While the Devialet Expert 1000 (1000 watts at 6 ohms) didn't hit my mind while thinking huh to ...

"The Mark Levinson No.585 integrated stereo amplifier's 200Wpc into 8 ohms—more powerful than any integrated amp other than the 300Wpc Bel Canto Black"

Jeff Rowlands Daemon (1500 watts at 8 ohms) Integrated Amplifier certainly did.

Looking, I see that indeed Stereophile has covered it (I seem to remember it)...

200 watts is certainly power-amp power-amp territory, and no slouch, but is not knocking on the Analogue Domain Apollo (4000 watt at 8 ohms) power amplifier territory, or the mind-numbing 160,000 watts of Pievetta Opera Only, which one could consider an integrated amplifier.

Or Music-in-The-Round (Kal) amplifier at least.

It's nice to see a number of excellent products this year.

Did you try driving loudspeakers (high efficiency) with the AudioQuest Dragonfly Red's headphone out?

Many headphone enthusiasts use the Devialet Expert 1000's speaker outputs to drive their headphones, as an aside. :)

Love to see coverage of the Daemon.

Lucidear's picture


A little shortsightedness, on the part of staff perhaps, in copying Larry Greenfield's actual comments from his review of the 585:

"...Mark Levinson's No.585 is the most expensive integrated amplifier I have reviewed. At 200Wpc, it's more powerful than all but one of the integrateds listed in our "Recommended Components"—the Bel Canto Black."

And I think as of his writting's date the Musical fidelity 800, with a tad more power, was not on the RC list yet...
***Now if someone could comment whether this (the 585 or even the MF800) has enough juice to drive a pair of larger Maggies ie 3.7i or 20.7, it'd be much appreciated...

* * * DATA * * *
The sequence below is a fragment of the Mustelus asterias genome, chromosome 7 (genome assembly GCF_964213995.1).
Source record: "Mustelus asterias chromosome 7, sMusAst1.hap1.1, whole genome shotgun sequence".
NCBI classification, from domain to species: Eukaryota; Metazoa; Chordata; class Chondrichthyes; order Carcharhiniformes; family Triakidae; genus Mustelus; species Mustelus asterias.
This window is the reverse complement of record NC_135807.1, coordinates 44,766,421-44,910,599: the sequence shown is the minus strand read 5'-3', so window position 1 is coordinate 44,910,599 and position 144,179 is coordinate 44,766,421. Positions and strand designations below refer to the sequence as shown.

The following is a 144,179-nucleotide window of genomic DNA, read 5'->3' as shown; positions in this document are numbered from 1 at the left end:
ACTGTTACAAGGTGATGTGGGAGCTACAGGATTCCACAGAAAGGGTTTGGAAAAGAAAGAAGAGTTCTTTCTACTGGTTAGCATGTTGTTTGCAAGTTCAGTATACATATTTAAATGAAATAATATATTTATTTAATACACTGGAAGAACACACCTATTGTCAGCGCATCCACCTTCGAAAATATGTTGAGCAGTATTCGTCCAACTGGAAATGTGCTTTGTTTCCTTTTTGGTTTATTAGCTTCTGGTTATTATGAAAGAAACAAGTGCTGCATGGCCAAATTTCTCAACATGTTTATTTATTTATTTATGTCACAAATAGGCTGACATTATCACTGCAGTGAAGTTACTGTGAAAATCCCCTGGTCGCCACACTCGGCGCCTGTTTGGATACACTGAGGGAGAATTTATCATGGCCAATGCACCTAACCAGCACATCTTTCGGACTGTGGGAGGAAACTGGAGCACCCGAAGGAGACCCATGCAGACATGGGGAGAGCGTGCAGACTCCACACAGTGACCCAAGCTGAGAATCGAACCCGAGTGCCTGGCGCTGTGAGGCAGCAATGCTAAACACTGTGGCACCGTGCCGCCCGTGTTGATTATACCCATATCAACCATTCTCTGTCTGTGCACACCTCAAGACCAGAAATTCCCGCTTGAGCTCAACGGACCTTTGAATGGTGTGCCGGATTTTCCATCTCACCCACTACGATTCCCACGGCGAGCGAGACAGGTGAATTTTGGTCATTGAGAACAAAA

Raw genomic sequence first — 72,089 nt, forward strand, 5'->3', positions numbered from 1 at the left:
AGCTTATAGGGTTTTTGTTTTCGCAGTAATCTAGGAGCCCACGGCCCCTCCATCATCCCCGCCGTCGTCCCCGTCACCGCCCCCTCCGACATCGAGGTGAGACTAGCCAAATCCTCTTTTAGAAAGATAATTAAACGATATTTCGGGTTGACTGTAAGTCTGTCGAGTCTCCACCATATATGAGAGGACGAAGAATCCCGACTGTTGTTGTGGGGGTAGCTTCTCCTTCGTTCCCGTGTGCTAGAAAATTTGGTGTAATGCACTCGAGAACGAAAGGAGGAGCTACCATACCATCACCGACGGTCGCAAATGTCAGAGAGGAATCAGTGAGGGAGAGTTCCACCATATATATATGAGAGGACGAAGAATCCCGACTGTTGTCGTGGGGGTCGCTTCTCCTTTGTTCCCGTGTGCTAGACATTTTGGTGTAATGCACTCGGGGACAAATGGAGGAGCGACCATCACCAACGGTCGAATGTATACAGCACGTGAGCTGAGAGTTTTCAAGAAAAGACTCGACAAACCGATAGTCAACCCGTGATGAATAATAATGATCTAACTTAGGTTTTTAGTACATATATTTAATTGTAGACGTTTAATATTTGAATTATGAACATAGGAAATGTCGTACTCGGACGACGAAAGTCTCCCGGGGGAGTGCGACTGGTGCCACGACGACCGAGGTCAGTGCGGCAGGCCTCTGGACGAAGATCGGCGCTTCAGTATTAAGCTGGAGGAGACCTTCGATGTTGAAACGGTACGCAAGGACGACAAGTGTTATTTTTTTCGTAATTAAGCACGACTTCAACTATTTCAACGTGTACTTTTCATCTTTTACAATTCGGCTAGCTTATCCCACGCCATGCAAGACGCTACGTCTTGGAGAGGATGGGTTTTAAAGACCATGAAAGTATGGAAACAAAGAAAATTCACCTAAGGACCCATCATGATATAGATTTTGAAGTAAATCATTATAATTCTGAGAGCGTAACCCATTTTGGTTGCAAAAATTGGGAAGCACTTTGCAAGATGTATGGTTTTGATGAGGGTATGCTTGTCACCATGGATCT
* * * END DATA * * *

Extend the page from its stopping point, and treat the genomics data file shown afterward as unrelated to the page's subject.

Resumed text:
tonykaz's picture

I have to hand it to you lads, well done!!!

Seems like $5,000 builds a pretty darn good system ( digital, of course ).

Back in 1985 it would've taken well over $10,000, if I remember correctly.

Conrad-Johnson MV-45a & Electrocompaniet Ampliwire ( 50 watts ) were my all time favorite Amps, I no longer own either. Maybe I should arrange for a First Watt. You lads are part of a large group that love these Amps.

It seems, after 30 years of digital we have a tiny little device ( $200 ) to replace our record players, hmm. ----- Of course, it's not as good as a $10,000 Phono cart., $10,000 VPI, $??,??? Arm plus cabling and a "proper Pre-amp with a nice RIAA"

Nice cheap speakers ( costing less than LS3/5a in 1980 dollars ), get-outa-here. more hmmmmmms. And Wilsons for less than the price of a KIA Soul? get-outa-here sum-more

I love your work, OK, I'll subscribe to the print version ( if you still have one ).

Tony in Michigan

John Atkinson's picture
tonykaz wrote:
I have to hand it to you lads, well done!!!

Thank you.

tonykaz wrote:
OK, I'll subscribe to the print version ( if you still have one).

Yes we do!

John Atkinson
Editor, Stereophile

tonykaz's picture

About $13, seems a bargain.

Tony in Michigan

AaronGarrett's picture

Just subscribed as well. Had lapsed for quite a few years. This has become a lot more than a hifi mag. It's clear that the love of music is what really drives Stereophile and its reviewers.

dalethorn's picture

I've found some interesting music through the reviews here - music I would have otherwise missed.

jporter's picture

Dale, I finally agree with you on something...Cheers!

dalethorn's picture

You may occasionally read where I say that I agree with what someone said, but you won't read where I say that "I agree with you."

Allen Fant's picture

The ML No. 585 integrated amp is on my short-list as well.

Atlet's picture

My impressions of the latest magazin review of the new PL300 II was Deutsch new reference. Shouldn't that make the PL300 II loudspeaker of the year and not the Wilson Sabrina?
Just confused..

rschryer's picture

Products for POTY consideration had to have been "covered in our November 2015 through October 2016 issues". The PL300 appeared in November's edition.

Atlet's picture

I guess the PL300 II would have become the winner if it had been reviewed before November if I have red and understood the review in the latest(Nov) issued Stereophile magazine..

rschryer's picture

Perhaps the more pertinent question is: How will the PL300 fare in 2017's POTY? *insert suspenseful music*

rschryer's picture

Keep in mind: The POTY system is consensus-based. RD's is but one opinion, as trustworthy as it may be.

mrvco's picture

Thank you for validating my recent J2 purchase. LOL. It's a great pairing w/ my single-driver Omegas. And yes, I'm a print subscriber. Can I get a badge?